From as early as April 2003 onward Blair's retrospective justifications and statements were beset by the most withering scrutiny. In America Bush could still be emphatic about the apocalypse around the corner and was permitted by public opinion to continue to tell scary stories. Blair by contrast had to make concessions to the entrenched low mimetic genre because he was playing off the back foot to a rather skeptical audience who knew well his reputation for spin management. His defensive posture required him to add the weight of facts to his discourse of crisis, in effect to painstakingly explain what clues he had had and how he had interpreted them. Blair revealed more openly than Bush that the picture was not fully transparent and that he had taken a measured genre guess or wager rather than made a definitive reading. Bush did not tell us he was interpreting what was happening, he told us what was happening. So Blair told us he had to guess in order to do his job, albeit in a way informed by clues of sorts. As Robert Reich, the U.S. Secretary of Labor under Clinton, perceptively observed (op-ed, The Observer, August 3, 2003), these differences were revealed in press conferences delivered at the end of July 2003. Bush spoke of fighting tyranny, hunting down Saddam Hussein, and the fact that the war would be vindicated by history. Only two of the following questions concerned the accuracy of prewar intelligence. Blair's presentation was about domestic policy. He talked to charts about results in economic and schooling spheres but was hit "with a barrage of questions about whether he's quitting because of the flare up over intelligence." Reich observes the Americans did not "care much about the details of Bush's strategy" so long as he was acting decisively.
Blair's confessional voice got him into trouble. Consider his speech at the Labour Party Conference, held that year in the genteel seaside resort of Bournemouth. Here the prime minister tried to explain why he had taken the country to war. Engaging his fireside chat mode, he invites the listener to identify not with his vision of evil and redemption but with his uncertainty and his vision of war as risk aversion, he contrasts "intelligence" to "fact" and points to interpretative choices: "Imagine you are PM. And you receive this intelligence. And not just about Iraq. But about the whole murky trade in WMD. And one thing we know. Not from intelligence. But from historical fact. That Saddam's regime has not just developed but used such weapons gassing thousands of his own people.…So what do I do? Say ‘I've got the intelligence but I've a hunch its wrong?’" (quoted in Observer, October 5, 2003). The recognition that the facts required interpretive leaps of faith led in turn not to applause for honesty but to discussions of spin and authorship that generated unsympathetic resonance from Blair's ongoing reputation as a master of image control and public relations. Had the evidence been hyped up? Who had written vital briefing documents—was it the Ministry of Defense or Downing Street? The murky information came to be seen as managed rather than honestly and openly interpreted and debated. And so Blair was to become bogged down in mind-numbingly detailed discussions of dossiers and briefings, of who said what to whom, on who had written what and where and when. This was to continue long after the end of large-scale conflict in Iraq (see for example the interview of Blair in Observer, July 6, 2003). Certain emblems became iconic collective representations or totems in this discourse. One of these was the so-called Dodgy Dossier on Iraq released by Downing Street in February 2003 to help make the case for war. It was quickly discovered that members of Alastair Campbell's Downing Street communications team had plagiarized large parts from an academic source. The government conceded that the production of the document had been a "Horlicks"—a public school kind of term roughly equivalent to "dog's breakfast"—and that the academic sources should have been credited. The Daily Telegraph (editorial, February 8, 2003) commented sadly: "Once again the No. 10 culture of spin is undermining a perfectly good case." Questions persisted. These asked whether Blair had misled the house with the document and his claims to have had "fresh intelligence" were false given that much of the material presented was already in the public domain.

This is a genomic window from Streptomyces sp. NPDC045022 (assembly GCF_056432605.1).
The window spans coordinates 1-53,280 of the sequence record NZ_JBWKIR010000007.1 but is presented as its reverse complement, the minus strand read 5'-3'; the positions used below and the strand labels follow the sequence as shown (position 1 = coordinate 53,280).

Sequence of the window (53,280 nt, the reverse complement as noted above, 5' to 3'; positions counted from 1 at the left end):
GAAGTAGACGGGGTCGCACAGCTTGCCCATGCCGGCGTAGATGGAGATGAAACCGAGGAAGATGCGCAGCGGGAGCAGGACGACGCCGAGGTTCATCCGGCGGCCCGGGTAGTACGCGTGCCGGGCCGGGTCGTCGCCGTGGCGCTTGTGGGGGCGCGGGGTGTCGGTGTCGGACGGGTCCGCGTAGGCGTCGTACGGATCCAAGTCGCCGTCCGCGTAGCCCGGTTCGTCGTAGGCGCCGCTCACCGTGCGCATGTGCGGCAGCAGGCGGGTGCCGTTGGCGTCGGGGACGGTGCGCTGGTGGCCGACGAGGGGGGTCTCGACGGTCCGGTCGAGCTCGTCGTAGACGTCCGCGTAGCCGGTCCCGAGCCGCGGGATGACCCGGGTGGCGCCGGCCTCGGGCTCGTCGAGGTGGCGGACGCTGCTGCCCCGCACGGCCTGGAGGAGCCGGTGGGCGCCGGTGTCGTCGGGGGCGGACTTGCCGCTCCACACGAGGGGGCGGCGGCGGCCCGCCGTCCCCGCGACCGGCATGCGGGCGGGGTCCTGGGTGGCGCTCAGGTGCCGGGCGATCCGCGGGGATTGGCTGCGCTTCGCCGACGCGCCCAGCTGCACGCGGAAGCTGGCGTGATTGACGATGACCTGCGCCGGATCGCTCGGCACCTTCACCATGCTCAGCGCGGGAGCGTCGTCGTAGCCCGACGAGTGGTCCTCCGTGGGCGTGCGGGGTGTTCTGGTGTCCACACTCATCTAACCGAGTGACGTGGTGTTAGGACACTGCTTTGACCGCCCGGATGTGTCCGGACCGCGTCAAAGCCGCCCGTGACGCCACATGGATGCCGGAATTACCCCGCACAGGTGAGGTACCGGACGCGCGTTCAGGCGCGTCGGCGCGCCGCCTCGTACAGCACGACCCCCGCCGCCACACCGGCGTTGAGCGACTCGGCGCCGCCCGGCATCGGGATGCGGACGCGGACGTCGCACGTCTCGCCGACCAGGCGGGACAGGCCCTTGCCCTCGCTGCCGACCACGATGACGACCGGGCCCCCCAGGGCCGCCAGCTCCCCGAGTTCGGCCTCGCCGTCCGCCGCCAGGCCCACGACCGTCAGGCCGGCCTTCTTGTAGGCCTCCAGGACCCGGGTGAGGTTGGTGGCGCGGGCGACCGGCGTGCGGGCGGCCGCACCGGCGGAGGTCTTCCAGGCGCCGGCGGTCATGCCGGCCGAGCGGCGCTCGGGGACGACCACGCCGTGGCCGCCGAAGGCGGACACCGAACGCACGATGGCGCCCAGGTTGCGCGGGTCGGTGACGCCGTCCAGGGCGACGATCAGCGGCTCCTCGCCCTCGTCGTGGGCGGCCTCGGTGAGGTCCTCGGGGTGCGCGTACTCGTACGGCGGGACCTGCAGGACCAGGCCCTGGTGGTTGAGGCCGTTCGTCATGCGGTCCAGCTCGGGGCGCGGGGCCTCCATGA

As WMD still failed to materialize and links to terrorism proved elusive the scrutiny of claims intensified. When the government started to shift the goalposts in May and June 2003 and talk about evidence of weapons "programs" and the moral evil of Saddam Hussein's regime, critics instantly noticed the disjunction between this set of justifications and those that had led to the war. Blair faced increasing pressure for a judicial inquiry into the case for the war and how it had been made.
As this hullabaloo died down critics zeroed in on a claim in a government document of September 24, 2002, that WMD could be launched within forty-five minutes. To be precise the claim in the document had been: "Iraq's military forces are able to use chemical and biological weapons.…The Iraqi military are able to deploy these weapons within 45 minutes of a decision to do so" (British Government 2002, 18). This claim was not attributed to a source but was inserted along with other, less controversial statements about Iraq's ballistic missile programs and read in the context of a foreword from Tony Blair hinting that the government held more cards than it could reveal for "we cannot publish everything we know…the detailed raw intelligence" (ibid., 4). The picture was of an Iraq that could strike against a major city at the whim of Saddam Hussein, the implicit but not stated claim of an imminent and apocalyptic threat to Britain requiring immediate action. On March 17, Robin Cook had resigned from his ministerial post as foreign secretary in protest at the government's policy, stating that "Iraq probably has no weapons of mass destruction in the commonly understood sense of the term—namely a credible device capable of being delivered against a strategic city target."